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Infections of the nervous system Dr,kibruyisfaw oct, 2012 Areas to be learned Acute meningitis.

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Presentation on theme: "Infections of the nervous system Dr,kibruyisfaw oct, 2012 Areas to be learned Acute meningitis."— Presentation transcript:

1 Infections of the nervous system Dr,kibruyisfaw oct, 2012 Areas to be learned Acute meningitis

2 Acute Bacterial Meningitis Def. bacterial infection of the subarachnoid space Major presenting feature Rapidly developing headache, fever, meningism and photophobia Physical exam Nuchal rigidity, Kernig’s sign, Brudzinsk’ sign Your immediate task Bacterial? Viral? Tuberculous?

3 Acute Bacterial meningitis Microbiology/Causes Neonates E. coli, GBS, P. mirabilis, L. monocytogenes, Pseudomonas Children< 5y. N. mening. S pneumoniae H. Influenzae Older children and adults < 50 N. mening. and S.pneumo Adults >50 S. pneumo, G- enteric bacilli, L. mono

4 Viral/ Aseptic/ Meningitis Enteroviruses, Mumps, Arboviruses, HIV,HSV-2, HZV, Adenoviruses Tuberculous meningitis Mycobacterium tuberculosis

5 How can you distinguish weather it is bacterial viral or tuberculosis ? Bacterial/pyogenic/ onset--- acute<2days, toxic and ill, drowsy, possible purpuric rash, CSF—turbid or opalescent, cells—500-2000, protein increased, glucose reduced, g/stain—usually pos, wbc-- neutrophilia

6 Viral/Aseptic/ meningitis Acute<2 days, not toxic, fully conscious, CSF– clear, cells-5-1000—lymph, protein normal or modest rise, glucose normal, g/stain neg, wbc normal

7 Tuberculous meningitis Sub acute, not toxic, alertness may be depressed, CSF—clear, may form cobweb on standing, cells—50-400, lymphocytes, protein increased, glucose reduced, g/stain neg, wbc- normal

8 What diagnostic tests? WBC and diff Blood cultures LP—CSF G/stain, AFB, biochemistry, CSF culture, india ink, cryptococcal antigen, fungal culture, PCR—HSV, VZV,enteroviral, cytology, viral culture,viral serology Imaging—CXR, CT, MRI

9 Diagnosis Bacterial Typical CSF picture CSF G/stain, culture, antigen detection CSF/blood Viral Enterovirus—in faeces, CSF, throat swab Mumps---CSF, urine, serology Arbovirus—serology, PCR of CSF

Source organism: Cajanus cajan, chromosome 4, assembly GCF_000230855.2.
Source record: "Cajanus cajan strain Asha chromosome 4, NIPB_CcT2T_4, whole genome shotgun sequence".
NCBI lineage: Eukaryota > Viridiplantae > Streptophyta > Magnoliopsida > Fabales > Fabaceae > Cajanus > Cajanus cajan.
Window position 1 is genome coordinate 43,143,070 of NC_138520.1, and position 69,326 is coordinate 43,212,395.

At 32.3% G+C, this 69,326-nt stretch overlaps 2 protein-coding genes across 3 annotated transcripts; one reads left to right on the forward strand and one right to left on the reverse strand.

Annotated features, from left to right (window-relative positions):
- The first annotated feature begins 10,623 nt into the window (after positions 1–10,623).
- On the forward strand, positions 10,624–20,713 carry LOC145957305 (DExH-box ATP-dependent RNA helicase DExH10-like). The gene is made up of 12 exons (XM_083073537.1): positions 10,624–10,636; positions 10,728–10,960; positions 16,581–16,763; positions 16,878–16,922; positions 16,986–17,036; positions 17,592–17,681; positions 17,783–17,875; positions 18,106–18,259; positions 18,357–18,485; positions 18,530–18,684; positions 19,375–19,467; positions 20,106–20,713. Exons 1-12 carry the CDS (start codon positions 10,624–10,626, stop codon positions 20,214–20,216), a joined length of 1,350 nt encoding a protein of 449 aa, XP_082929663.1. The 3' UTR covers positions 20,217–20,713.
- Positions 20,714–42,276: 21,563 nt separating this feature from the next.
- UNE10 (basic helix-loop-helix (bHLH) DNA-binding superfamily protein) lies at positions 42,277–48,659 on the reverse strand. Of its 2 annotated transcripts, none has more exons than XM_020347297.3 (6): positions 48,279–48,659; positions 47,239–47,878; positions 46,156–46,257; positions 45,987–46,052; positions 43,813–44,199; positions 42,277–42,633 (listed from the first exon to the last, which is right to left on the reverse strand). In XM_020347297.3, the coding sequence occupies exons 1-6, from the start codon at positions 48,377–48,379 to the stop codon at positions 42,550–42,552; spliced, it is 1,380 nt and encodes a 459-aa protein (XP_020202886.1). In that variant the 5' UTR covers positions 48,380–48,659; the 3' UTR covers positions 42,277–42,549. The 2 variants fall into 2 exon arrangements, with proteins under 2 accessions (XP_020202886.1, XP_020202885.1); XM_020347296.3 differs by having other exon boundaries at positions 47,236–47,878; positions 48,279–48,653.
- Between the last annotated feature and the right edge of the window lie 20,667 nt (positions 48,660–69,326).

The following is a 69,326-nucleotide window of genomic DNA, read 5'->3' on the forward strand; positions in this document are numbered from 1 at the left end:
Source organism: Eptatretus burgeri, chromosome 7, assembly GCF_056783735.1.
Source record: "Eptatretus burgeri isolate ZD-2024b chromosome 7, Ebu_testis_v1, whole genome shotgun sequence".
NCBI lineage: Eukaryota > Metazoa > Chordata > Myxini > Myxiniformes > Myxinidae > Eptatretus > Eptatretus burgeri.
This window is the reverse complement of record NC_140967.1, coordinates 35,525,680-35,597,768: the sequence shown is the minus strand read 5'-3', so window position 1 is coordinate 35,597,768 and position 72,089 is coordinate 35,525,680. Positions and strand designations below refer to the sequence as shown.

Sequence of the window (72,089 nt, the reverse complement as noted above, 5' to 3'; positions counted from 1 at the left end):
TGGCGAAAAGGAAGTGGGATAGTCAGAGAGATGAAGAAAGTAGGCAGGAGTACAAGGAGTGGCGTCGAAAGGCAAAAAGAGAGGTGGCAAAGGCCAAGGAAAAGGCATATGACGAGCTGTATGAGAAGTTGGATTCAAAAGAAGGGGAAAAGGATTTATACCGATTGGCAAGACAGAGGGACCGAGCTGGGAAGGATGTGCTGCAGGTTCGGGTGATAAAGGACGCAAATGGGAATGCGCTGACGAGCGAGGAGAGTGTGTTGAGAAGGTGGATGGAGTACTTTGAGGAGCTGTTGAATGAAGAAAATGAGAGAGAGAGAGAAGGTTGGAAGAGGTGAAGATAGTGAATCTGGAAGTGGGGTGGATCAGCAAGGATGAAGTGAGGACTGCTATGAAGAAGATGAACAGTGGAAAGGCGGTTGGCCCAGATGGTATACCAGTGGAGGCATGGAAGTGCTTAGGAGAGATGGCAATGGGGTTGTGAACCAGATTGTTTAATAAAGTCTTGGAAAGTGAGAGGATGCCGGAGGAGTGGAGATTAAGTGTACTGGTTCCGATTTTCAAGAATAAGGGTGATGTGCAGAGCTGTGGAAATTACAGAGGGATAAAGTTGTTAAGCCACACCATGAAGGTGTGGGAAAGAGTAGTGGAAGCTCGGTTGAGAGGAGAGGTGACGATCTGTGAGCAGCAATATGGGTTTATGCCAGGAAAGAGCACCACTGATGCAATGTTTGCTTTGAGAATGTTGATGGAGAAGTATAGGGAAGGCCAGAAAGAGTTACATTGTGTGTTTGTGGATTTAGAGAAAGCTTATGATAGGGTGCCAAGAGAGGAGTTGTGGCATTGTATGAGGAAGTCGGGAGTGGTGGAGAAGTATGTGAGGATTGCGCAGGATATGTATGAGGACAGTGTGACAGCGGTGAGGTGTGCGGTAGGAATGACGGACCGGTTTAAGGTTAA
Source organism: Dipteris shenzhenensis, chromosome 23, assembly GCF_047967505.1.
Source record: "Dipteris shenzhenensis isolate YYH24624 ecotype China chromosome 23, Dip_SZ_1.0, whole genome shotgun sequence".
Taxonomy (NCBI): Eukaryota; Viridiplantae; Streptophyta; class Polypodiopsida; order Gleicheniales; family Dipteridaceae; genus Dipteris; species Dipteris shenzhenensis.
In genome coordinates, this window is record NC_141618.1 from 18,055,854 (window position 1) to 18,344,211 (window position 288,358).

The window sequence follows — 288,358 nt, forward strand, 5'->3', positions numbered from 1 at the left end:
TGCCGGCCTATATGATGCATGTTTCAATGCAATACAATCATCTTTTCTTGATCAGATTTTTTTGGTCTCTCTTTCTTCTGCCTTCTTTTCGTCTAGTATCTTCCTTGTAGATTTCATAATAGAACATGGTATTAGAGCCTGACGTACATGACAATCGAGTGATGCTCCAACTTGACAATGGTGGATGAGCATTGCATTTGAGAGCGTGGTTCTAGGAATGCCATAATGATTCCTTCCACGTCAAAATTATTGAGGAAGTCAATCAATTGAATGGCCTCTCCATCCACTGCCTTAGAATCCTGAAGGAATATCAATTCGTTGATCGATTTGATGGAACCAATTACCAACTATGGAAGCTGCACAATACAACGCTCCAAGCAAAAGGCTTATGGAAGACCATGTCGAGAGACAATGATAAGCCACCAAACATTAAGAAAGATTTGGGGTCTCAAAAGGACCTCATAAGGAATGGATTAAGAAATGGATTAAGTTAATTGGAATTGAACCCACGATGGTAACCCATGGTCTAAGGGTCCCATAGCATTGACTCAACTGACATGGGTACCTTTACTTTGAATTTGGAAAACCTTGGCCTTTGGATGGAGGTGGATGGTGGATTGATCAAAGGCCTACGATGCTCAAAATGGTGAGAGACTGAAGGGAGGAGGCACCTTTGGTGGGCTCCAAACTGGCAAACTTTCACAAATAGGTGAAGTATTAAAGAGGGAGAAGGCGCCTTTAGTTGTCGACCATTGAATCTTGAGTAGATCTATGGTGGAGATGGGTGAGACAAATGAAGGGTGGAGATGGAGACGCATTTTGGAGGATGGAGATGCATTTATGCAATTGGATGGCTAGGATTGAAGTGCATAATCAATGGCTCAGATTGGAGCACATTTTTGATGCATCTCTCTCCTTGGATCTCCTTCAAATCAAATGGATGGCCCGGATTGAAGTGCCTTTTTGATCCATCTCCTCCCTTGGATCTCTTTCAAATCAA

10 Tuberculosis AFB in CSF smear, CSF PCR, CSF culture

11 Investigation and treatment ABM = life threatening = emergency Key= early dx. And rx. LP in all cases unless papilloedema or neurologic deficit = b/culture and empiric abx

12 Indications for empiric antibiotics LP cannot be done Ill or toxic Petechial rashes LP—turbid When to review therapy? Causative bacteria isolated

13 CSF guided action CSF = clear wait for lab. Results CSF = lymphocytic, normal biochemistry = probable viral meningitis – review likelihood other causes of similar CSF changes do virology tests CSF = lymphocytic, protein raised, glucose reduced, AFB or fungal tests positive – start appropriate therapy

14 CSF guided therapy CSF = lymphocytic, protein raised, glucose reduced, tests for AFB/fungal negative --- tbc still likely –antitbc + for L. mo

15 Specific infections Meningococcal meningitis and septicemia Epidemiology 1963--- Meningitis belt b/n latitudes 4 and 16 north w/300-1100ml annual rainfall south of Sahara Belt—high levels of endemicity w/ large superimposed epidemics ----Serogroup A = predominant

16 The only form of bact. Mening—epidemics Caused by N. meningitides G- intracellular diplococcus Pathogenic groups –A B C D X Y Z W135 Group B and C predominant in temperate areas The highest burden = Sub-Saharan Africa from Ethiopia to Senegal = meningitis belt Both endemic and epidemic Dry season – groups A C W135

17 Organism in nasopharnyx, highest carriage in 15-19 years Transmission –droplet spread or direct contact w/ index case Overcrowding – Pathogenesis Colonization of nasopharyngeal mucosa— local invasion—bacteraemia—intravascular multiplication----- meningeal invasion – SAS inflammation

18 Or septicemic presentation Rapidly progressive shock DIC---- bleeding into and dysfunctions of many organs including adrenals =Wterhouse Friederichsen syndrome Purpuric rash IP—1-3 days

19 Clinical features Abrupt –fever, vomiting, headache, irritability, restlessness --signs of meningitis or Fulminant septicemia – toxicity, drowsiness and shock Petechial or purpuric rash = 2/3

20 Complications Waterhouse-Friederichsen syndrome= fulminant septicemia w/adrenal cortical failure Ischemia –tissue damage—loss of finger and/or toes Hydrocephalus, brain damage, subdural hemorrhage, brain abscess, deafness

21 Diagnosis High index of suspicion CSF studies

22 Treatment Preferred= ceftriaxone 2 g q24h or cefotaxime 2 g q4-6hx7-10 days Alternatives= CAF 4-6 g/dx7-10 days Steroid= dexamethasone 10 mg iv q6hx4 days

23 Prevention Respiratory isolation x 24h Chemoprophylaxis Household or intimate contact, med. Personnel Rif. 600 mg bid x 2 days Cipro 500mg x1 dose Ceftriaxone 250mg im x1 dose

24 Immunoprophylaxis Conjugate vaccine Target population= all children at 11- 12 years Anyone > 2 years w/risk = college students, military recruits, asplenia Polysaccharide vaccine A C Y W135 For outbreaks, age>65

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